A key value database is similar to the hash datatype used in Ruby. Each file in the database corresponds to an object, and within that file there is a hash that holds all the attributes for it. These can contain nested hashes or even nested arrays, depending on the needs of the programmer.

Document based databases are directly related to key value databases, but the main difference is the organization and the ability to read the data. Normally the data in key value databases is opaque, meaning that the database does not know anything about what is in the file. However, in document based systems the database relies on metadata within the file to find the correct information. This metadata is usually in the form of tags to label the information. The data in a document based system is also stored very differently. Instead of being a hash of keys and values it can be stored in different formats such as JSON, XML, YAML, or BSON. This makes it more flexible, and makes querying much easier with a document based system. The program is able to make more specific queries based on the content of the documents.

So why were these databases created?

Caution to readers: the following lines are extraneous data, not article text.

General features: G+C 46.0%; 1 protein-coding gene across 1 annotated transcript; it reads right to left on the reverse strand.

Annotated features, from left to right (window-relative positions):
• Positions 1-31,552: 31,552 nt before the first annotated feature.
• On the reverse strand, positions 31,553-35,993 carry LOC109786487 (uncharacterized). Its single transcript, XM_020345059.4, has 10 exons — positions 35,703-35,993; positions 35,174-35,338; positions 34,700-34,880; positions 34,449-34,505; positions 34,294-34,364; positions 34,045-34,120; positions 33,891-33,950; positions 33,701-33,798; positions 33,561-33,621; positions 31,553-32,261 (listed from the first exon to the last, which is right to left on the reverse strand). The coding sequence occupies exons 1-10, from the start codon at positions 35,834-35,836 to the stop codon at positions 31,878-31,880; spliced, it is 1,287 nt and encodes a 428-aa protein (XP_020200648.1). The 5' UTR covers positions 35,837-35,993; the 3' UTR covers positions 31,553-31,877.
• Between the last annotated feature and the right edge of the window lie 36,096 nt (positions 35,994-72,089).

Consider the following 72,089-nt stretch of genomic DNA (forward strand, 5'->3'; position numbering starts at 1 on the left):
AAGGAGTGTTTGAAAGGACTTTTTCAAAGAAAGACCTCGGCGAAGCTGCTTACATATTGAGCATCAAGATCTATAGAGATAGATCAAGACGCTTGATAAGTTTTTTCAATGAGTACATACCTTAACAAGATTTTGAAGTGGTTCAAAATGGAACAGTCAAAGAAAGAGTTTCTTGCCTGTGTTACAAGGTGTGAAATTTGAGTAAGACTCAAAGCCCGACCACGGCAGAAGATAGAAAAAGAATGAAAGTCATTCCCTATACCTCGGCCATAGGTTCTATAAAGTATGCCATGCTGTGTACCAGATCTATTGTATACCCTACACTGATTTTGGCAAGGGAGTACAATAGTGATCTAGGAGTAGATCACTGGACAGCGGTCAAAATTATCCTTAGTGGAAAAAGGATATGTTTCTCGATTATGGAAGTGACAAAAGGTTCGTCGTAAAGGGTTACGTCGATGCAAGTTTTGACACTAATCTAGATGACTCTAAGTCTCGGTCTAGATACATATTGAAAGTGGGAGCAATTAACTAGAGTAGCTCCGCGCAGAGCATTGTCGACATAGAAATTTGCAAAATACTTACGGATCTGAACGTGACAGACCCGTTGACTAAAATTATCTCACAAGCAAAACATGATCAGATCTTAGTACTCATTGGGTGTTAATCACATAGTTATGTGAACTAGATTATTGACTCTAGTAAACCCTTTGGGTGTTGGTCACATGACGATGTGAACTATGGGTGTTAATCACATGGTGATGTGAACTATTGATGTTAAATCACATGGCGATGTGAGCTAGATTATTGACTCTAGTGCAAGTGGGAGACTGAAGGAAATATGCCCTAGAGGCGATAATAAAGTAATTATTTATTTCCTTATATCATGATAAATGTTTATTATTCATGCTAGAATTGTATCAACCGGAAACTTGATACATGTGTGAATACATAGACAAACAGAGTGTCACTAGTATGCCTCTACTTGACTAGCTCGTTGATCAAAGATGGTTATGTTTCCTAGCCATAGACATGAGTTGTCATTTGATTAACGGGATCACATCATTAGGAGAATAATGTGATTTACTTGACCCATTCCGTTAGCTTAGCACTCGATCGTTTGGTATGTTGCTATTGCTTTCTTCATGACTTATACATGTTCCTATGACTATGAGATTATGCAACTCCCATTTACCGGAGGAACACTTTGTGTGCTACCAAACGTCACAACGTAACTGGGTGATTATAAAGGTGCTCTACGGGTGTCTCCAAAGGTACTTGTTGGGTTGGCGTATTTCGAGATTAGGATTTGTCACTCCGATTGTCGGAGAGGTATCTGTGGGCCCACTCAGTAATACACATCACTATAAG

What problems led to the boom in NoSQL databases? Well one drawback is that relational databases must always have a set schema. Why would this be a drawback? I think we would all agree that the structure of relational databases is what makes it so easy to learn and understand how we can query our database. This actually creates a problem for programs and websites that are constantly updated, and that need to store new data with different datatypes. Every time new information needs to be added to the schema, a migration has to occur. This means migrating the whole database to this new structure which requires the server to be down, possibly for a long time depending on the size, while it is updated. This means as a user of a program, you may not be able to access the program.